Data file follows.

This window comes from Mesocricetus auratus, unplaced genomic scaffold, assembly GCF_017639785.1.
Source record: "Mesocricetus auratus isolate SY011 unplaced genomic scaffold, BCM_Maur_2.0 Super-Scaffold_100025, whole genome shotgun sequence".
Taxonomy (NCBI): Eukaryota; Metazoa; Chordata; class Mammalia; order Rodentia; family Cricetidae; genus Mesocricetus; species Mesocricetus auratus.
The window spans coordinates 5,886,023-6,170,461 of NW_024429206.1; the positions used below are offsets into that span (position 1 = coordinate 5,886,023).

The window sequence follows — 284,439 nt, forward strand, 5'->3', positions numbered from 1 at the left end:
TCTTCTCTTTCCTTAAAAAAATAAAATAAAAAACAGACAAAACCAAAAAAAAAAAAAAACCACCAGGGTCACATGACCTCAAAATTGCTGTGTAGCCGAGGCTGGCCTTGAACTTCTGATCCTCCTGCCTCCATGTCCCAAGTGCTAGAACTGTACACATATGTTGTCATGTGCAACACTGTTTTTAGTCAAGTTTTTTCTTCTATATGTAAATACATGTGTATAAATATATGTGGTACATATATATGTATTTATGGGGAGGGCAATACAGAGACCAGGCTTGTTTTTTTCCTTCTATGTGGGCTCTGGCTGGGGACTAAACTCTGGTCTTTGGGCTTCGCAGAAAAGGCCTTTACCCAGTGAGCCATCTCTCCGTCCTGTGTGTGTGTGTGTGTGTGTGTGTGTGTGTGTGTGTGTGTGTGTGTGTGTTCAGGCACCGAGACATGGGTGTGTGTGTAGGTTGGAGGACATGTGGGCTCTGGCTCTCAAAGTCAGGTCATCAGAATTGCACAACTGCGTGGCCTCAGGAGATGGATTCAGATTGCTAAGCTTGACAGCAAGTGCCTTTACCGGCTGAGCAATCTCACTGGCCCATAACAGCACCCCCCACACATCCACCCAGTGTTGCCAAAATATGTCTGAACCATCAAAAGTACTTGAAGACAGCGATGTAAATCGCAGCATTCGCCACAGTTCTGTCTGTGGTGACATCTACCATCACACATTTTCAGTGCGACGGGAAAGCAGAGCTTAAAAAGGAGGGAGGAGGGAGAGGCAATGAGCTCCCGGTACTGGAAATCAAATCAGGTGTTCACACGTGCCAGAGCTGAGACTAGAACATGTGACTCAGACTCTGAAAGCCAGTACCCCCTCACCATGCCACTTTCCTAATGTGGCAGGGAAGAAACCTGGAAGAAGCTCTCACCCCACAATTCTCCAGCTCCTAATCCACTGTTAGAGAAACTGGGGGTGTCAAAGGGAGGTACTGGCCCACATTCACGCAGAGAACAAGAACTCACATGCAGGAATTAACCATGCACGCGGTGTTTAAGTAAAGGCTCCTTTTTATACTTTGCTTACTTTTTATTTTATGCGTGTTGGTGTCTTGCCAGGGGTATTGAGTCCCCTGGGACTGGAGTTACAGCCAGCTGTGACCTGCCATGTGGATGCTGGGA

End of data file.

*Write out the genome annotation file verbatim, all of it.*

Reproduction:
This window comes from Mesocricetus auratus, unplaced genomic scaffold, assembly GCF_017639785.1.
Source record: "Mesocricetus auratus isolate SY011 unplaced genomic scaffold, BCM_Maur_2.0 Super-Scaffold_100025, whole genome shotgun sequence".
Taxonomy (NCBI): Eukaryota; Metazoa; Chordata; class Mammalia; order Rodentia; family Cricetidae; genus Mesocricetus; species Mesocricetus auratus.
The window spans coordinates 5,886,023-6,170,461 of NW_024429206.1; the positions used below are offsets into that span (position 1 = coordinate 5,886,023).

The window sequence follows — 284,439 nt, forward strand, 5'->3', positions numbered from 1 at the left end:
TCTTCTCTTTCCTTAAAAAAATAAAATAAAAAACAGACAAAACCAAAAAAAAAAAAAAACCACCAGGGTCACATGACCTCAAAATTGCTGTGTAGCCGAGGCTGGCCTTGAACTTCTGATCCTCCTGCCTCCATGTCCCAAGTGCTAGAACTGTACACATATGTTGTCATGTGCAACACTGTTTTTAGTCAAGTTTTTTCTTCTATATGTAAATACATGTGTATAAATATATGTGGTACATATATATGTATTTATGGGGAGGGCAATACAGAGACCAGGCTTGTTTTTTTCCTTCTATGTGGGCTCTGGCTGGGGACTAAACTCTGGTCTTTGGGCTTCGCAGAAAAGGCCTTTACCCAGTGAGCCATCTCTCCGTCCTGTGTGTGTGTGTGTGTGTGTGTGTGTGTGTGTGTGTGTGTGTGTGTGTGTTCAGGCACCGAGACATGGGTGTGTGTGTAGGTTGGAGGACATGTGGGCTCTGGCTCTCAAAGTCAGGTCATCAGAATTGCACAACTGCGTGGCCTCAGGAGATGGATTCAGATTGCTAAGCTTGACAGCAAGTGCCTTTACCGGCTGAGCAATCTCACTGGCCCATAACAGCACCCCCCACACATCCACCCAGTGTTGCCAAAATATGTCTGAACCATCAAAAGTACTTGAAGACAGCGATGTAAATCGCAGCATTCGCCACAGTTCTGTCTGTGGTGACATCTACCATCACACATTTTCAGTGCGACGGGAAAGCAGAGCTTAAAAAGGAGGGAGGAGGGAGAGGCAATGAGCTCCCGGTACTGGAAATCAAATCAGGTGTTCACACGTGCCAGAGCTGAGACTAGAACATGTGACTCAGACTCTGAAAGCCAGTACCCCCTCACCATGCCACTTTCCTAATGTGGCAGGGAAGAAACCTGGAAGAAGCTCTCACCCCACAATTCTCCAGCTCCTAATCCACTGTTAGAGAAACTGGGGGTGTCAAAGGGAGGTACTGGCCCACATTCACGCAGAGAACAAGAACTCACATGCAGGAATTAACCATGCACGCGGTGTTTAAGTAAAGGCTCCTTTTTATACTTTGCTTACTTTTTATTTTATGCGTGTTGGTGTCTTGCCAGGGGTATTGAGTCCCCTGGGACTGGAGTTACAGCCAGCTGTGACCTGCCATGTGGATGCTGGGA